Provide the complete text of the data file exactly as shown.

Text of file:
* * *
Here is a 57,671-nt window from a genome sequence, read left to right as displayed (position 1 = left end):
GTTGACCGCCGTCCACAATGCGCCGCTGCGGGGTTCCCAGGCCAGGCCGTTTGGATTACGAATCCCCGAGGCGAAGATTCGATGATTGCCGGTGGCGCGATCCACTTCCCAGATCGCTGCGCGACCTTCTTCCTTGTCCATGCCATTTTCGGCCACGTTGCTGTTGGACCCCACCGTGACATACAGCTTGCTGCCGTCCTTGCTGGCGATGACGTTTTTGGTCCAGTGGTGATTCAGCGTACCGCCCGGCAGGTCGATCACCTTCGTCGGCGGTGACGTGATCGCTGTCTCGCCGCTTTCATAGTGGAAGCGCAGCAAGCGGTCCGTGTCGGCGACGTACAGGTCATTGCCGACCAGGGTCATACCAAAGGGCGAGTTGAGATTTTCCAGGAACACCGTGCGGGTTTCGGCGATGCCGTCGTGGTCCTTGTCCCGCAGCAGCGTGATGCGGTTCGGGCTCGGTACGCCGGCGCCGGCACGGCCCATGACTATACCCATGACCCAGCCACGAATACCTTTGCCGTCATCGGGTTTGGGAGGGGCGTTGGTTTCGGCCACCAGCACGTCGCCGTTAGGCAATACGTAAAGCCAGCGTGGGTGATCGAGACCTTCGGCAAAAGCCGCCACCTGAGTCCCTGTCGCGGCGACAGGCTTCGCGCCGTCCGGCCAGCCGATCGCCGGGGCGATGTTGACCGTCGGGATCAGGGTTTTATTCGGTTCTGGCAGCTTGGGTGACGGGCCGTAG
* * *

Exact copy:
Here is a 57,671-nt window from a genome sequence, read left to right as displayed (position 1 = left end):
GTTGACCGCCGTCCACAATGCGCCGCTGCGGGGTTCCCAGGCCAGGCCGTTTGGATTACGAATCCCCGAGGCGAAGATTCGATGATTGCCGGTGGCGCGATCCACTTCCCAGATCGCTGCGCGACCTTCTTCCTTGTCCATGCCATTTTCGGCCACGTTGCTGTTGGACCCCACCGTGACATACAGCTTGCTGCCGTCCTTGCTGGCGATGACGTTTTTGGTCCAGTGGTGATTCAGCGTACCGCCCGGCAGGTCGATCACCTTCGTCGGCGGTGACGTGATCGCTGTCTCGCCGCTTTCATAGTGGAAGCGCAGCAAGCGGTCCGTGTCGGCGACGTACAGGTCATTGCCGACCAGGGTCATACCAAAGGGCGAGTTGAGATTTTCCAGGAACACCGTGCGGGTTTCGGCGATGCCGTCGTGGTCCTTGTCCCGCAGCAGCGTGATGCGGTTCGGGCTCGGTACGCCGGCGCCGGCACGGCCCATGACTATACCCATGACCCAGCCACGAATACCTTTGCCGTCATCGGGTTTGGGAGGGGCGTTGGTTTCGGCCACCAGCACGTCGCCGTTAGGCAATACGTAAAGCCAGCGTGGGTGATCGAGACCTTCGGCAAAAGCCGCCACCTGAGTCCCTGTCGCGGCGACAGGCTTCGCGCCGTCCGGCCAGCCGATCGCCGGGGCGATGTTGACCGTCGGGATCAGGGTTTTATTCGGTTCTGGCAGCTTGGGTGACGGGCCGTAG